Professor Shahn Majid Queen Mary, London Shahn Majid's research explores the world of quantum geometry, on the frontier between pure mathematics and the foundations of theoretical physics. He uses mathematical structures from algebra and category theory to develop ideas concerning the structure of space and time. His research philosophy drives a search for the right mathematical language for a unified expression for the ideas of quantum physics, founded on the notion of noncommutative geometry.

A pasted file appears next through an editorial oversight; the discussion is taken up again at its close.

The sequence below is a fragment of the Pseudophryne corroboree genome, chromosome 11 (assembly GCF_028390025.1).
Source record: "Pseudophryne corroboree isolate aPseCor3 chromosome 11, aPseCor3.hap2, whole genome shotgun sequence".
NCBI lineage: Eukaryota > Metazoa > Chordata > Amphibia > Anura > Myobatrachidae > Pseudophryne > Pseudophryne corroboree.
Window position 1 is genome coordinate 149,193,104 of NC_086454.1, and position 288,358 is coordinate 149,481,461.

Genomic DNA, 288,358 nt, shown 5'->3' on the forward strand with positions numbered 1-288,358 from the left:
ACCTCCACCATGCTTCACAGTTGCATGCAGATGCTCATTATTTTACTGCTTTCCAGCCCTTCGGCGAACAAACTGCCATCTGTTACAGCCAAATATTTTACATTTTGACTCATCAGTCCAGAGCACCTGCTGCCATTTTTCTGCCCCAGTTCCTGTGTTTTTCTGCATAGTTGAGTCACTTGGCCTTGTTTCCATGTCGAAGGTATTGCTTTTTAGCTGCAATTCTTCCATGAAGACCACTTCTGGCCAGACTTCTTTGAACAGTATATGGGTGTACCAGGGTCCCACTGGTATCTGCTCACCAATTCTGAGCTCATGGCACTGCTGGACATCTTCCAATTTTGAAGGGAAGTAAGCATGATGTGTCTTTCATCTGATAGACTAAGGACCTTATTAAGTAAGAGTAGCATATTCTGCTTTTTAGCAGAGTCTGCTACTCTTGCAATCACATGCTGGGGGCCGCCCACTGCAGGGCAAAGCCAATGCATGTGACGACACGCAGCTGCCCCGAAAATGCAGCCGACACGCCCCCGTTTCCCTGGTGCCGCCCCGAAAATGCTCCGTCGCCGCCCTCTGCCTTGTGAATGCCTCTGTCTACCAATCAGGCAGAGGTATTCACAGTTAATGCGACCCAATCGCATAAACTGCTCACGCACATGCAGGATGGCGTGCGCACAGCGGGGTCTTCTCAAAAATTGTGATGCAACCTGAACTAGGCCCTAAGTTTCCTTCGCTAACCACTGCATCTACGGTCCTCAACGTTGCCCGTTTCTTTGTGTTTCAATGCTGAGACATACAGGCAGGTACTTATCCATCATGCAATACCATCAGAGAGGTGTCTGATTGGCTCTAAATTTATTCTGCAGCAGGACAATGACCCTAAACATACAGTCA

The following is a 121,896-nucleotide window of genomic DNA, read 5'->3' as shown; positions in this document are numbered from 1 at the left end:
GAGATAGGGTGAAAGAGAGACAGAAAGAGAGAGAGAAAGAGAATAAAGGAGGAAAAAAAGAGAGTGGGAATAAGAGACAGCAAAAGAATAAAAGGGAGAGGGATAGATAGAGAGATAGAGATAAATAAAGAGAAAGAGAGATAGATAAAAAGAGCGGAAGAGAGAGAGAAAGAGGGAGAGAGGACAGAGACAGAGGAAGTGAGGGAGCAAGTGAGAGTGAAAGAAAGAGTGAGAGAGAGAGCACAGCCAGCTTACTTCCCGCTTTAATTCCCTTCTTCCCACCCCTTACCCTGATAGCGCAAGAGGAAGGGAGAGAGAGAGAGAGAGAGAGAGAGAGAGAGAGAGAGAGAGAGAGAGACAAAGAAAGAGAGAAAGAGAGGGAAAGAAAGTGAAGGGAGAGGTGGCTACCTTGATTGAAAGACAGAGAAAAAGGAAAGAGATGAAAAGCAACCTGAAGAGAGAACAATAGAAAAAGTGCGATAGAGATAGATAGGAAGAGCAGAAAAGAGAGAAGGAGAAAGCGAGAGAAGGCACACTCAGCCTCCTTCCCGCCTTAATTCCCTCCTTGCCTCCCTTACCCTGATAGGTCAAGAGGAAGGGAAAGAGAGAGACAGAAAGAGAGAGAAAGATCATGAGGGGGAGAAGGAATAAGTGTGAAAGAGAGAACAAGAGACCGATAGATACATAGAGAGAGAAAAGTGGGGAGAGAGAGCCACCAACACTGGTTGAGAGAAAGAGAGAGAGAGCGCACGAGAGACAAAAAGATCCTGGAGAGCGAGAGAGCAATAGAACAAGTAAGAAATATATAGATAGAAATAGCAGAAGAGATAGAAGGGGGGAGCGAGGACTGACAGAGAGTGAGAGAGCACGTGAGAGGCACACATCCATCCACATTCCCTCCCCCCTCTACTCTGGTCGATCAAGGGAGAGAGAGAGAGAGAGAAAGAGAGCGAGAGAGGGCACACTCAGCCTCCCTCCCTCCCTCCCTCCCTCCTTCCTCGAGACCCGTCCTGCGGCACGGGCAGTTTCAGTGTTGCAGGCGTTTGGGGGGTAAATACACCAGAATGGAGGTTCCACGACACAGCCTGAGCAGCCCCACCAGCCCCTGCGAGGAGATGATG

"What it boils down to is that in mathematics you have the notion of a structure and a representation of it, and the representation is an equally good mathematical structure. In fact, there is a pairing between them, and you could say that the set of representations was the reality, the abstract structure, and that the original object was the dual of the dual, the representations of the set of representations... So this is the kind of engine that drives the evolution of physics. Physics is the quest for reality, the construction of representations of those bits of reality, the realisation that those representations themselves are reality, and then unification to a new object. Then repeat the cycle. "It is really to do with awareness  or selfawareness if you like  that reality is a consequence of the assumptions you have forgotten about. So reality is really the flipside of certain assumptions that you have taken on, and mathematicians are very aware of this kind of duality between the arbitrariness of the axioms that you choose to take on, and the reality that they open up. "Our system of knowledge is organised in a hierarchy, where we have more and more assumptions that we take on. And with those assumptions, to the extent that we are aware of them, we are behaving like mathematicians and we are exploring their consequences, and to the extent that we are not aware of them, we are behaving like physicists and are living in that world." 
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